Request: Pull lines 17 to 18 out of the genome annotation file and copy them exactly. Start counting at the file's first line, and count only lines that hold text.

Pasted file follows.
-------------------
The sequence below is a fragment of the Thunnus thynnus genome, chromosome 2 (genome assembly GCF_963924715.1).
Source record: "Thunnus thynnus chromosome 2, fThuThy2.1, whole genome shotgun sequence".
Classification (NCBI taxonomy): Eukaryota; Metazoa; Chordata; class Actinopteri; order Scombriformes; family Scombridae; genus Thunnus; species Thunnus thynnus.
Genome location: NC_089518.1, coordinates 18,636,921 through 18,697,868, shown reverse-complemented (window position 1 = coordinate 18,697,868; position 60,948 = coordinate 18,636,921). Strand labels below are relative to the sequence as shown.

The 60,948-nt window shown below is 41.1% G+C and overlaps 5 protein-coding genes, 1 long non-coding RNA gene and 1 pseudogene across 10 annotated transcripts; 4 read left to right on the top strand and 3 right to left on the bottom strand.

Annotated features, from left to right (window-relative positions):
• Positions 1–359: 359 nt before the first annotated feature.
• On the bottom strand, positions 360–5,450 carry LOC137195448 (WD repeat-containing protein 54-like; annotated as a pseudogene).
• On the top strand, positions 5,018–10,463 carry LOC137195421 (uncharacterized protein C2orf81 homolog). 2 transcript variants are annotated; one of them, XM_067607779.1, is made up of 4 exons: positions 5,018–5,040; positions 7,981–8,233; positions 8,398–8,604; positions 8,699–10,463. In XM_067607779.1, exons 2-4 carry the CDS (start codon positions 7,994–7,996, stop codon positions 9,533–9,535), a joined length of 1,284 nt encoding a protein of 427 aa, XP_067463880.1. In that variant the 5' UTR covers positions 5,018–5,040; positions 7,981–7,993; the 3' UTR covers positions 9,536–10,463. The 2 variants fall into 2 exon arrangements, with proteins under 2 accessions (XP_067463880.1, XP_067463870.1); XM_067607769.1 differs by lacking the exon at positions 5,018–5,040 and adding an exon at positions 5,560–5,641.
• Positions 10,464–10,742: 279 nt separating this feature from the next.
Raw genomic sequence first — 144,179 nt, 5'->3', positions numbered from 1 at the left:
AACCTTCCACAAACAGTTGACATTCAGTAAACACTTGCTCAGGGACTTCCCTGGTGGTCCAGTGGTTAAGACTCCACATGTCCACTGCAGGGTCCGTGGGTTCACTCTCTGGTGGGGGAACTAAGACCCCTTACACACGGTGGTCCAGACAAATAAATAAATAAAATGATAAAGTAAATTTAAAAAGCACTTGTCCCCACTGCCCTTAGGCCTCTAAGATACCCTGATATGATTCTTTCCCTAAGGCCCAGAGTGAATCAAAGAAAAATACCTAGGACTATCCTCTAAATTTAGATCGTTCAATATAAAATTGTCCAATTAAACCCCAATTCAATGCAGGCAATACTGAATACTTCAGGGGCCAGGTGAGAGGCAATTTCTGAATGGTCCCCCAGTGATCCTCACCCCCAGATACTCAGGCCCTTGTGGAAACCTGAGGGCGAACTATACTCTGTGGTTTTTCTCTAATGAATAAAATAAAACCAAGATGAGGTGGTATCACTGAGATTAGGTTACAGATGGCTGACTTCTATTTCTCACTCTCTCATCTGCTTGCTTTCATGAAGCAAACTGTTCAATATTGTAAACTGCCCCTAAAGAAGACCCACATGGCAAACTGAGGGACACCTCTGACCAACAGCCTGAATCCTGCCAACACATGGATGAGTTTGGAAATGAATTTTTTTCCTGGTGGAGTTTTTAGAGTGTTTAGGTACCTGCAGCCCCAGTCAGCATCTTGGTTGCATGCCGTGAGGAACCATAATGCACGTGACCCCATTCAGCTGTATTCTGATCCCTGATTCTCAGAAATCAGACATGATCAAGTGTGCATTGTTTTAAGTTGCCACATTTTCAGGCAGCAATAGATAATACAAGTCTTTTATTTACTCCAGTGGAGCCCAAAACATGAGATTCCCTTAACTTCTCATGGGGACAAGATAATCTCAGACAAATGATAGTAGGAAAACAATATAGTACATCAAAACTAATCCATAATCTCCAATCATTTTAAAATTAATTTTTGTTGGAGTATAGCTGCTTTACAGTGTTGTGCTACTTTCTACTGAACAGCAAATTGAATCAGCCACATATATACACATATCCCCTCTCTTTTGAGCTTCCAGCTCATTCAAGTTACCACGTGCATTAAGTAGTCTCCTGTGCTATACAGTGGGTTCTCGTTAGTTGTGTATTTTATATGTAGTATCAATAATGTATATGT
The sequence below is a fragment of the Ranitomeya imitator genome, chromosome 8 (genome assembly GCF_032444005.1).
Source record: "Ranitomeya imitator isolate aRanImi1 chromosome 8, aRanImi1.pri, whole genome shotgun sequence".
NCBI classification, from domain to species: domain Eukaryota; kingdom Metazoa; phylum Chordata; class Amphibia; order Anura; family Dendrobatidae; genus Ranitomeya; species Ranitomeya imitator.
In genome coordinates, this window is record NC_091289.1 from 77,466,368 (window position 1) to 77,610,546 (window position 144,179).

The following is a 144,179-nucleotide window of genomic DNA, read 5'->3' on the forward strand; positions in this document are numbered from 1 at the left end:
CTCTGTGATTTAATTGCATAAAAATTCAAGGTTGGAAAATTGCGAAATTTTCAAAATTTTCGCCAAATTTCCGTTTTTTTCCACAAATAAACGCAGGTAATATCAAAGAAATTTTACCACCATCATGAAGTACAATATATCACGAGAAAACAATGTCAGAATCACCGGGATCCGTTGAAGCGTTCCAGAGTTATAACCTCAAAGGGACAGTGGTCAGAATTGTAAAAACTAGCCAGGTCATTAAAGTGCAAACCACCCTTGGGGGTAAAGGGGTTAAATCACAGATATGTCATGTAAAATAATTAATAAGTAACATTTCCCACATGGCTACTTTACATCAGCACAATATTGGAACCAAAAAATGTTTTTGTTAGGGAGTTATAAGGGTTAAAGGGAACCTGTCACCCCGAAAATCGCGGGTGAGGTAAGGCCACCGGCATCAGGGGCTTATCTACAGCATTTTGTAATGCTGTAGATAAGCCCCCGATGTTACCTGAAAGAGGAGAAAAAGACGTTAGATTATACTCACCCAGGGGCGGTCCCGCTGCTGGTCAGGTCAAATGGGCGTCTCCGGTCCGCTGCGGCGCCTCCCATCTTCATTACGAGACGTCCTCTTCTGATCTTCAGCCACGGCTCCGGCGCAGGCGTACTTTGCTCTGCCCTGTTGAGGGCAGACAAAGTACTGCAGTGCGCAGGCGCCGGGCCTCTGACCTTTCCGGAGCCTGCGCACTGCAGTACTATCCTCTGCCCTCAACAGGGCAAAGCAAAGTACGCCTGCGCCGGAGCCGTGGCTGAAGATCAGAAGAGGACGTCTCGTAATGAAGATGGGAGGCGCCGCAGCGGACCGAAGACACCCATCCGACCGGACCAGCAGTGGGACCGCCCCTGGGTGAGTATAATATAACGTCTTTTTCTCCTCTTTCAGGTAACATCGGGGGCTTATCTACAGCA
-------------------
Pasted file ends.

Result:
The following is a 144,179-nucleotide window of genomic DNA, read 5'->3' on the forward strand; positions in this document are numbered from 1 at the left end:
CTCTGTGATTTAATTGCATAAAAATTCAAGGTTGGAAAATTGCGAAATTTTCAAAATTTTCGCCAAATTTCCGTTTTTTTCCACAAATAAACGCAGGTAATATCAAAGAAATTTTACCACCATCATGAAGTACAATATATCACGAGAAAACAATGTCAGAATCACCGGGATCCGTTGAAGCGTTCCAGAGTTATAACCTCAAAGGGACAGTGGTCAGAATTGTAAAAACTAGCCAGGTCATTAAAGTGCAAACCACCCTTGGGGGTAAAGGGGTTAAATCACAGATATGTCATGTAAAATAATTAATAAGTAACATTTCCCACATGGCTACTTTACATCAGCACAATATTGGAACCAAAAAATGTTTTTGTTAGGGAGTTATAAGGGTTAAAGGGAACCTGTCACCCCGAAAATCGCGGGTGAGGTAAGGCCACCGGCATCAGGGGCTTATCTACAGCATTTTGTAATGCTGTAGATAAGCCCCCGATGTTACCTGAAAGAGGAGAAAAAGACGTTAGATTATACTCACCCAGGGGCGGTCCCGCTGCTGGTCAGGTCAAATGGGCGTCTCCGGTCCGCTGCGGCGCCTCCCATCTTCATTACGAGACGTCCTCTTCTGATCTTCAGCCACGGCTCCGGCGCAGGCGTACTTTGCTCTGCCCTGTTGAGGGCAGACAAAGTACTGCAGTGCGCAGGCGCCGGGCCTCTGACCTTTCCGGAGCCTGCGCACTGCAGTACTATCCTCTGCCCTCAACAGGGCAAAGCAAAGTACGCCTGCGCCGGAGCCGTGGCTGAAGATCAGAAGAGGACGTCTCGTAATGAAGATGGGAGGCGCCGCAGCGGACCGAAGACACCCATCCGACCGGACCAGCAGTGGGACCGCCCCTGGGTGAGTATAATATAACGTCTTTTTCTCCTCTTTCAGGTAACATCGGGGGCTTATCTACAGCA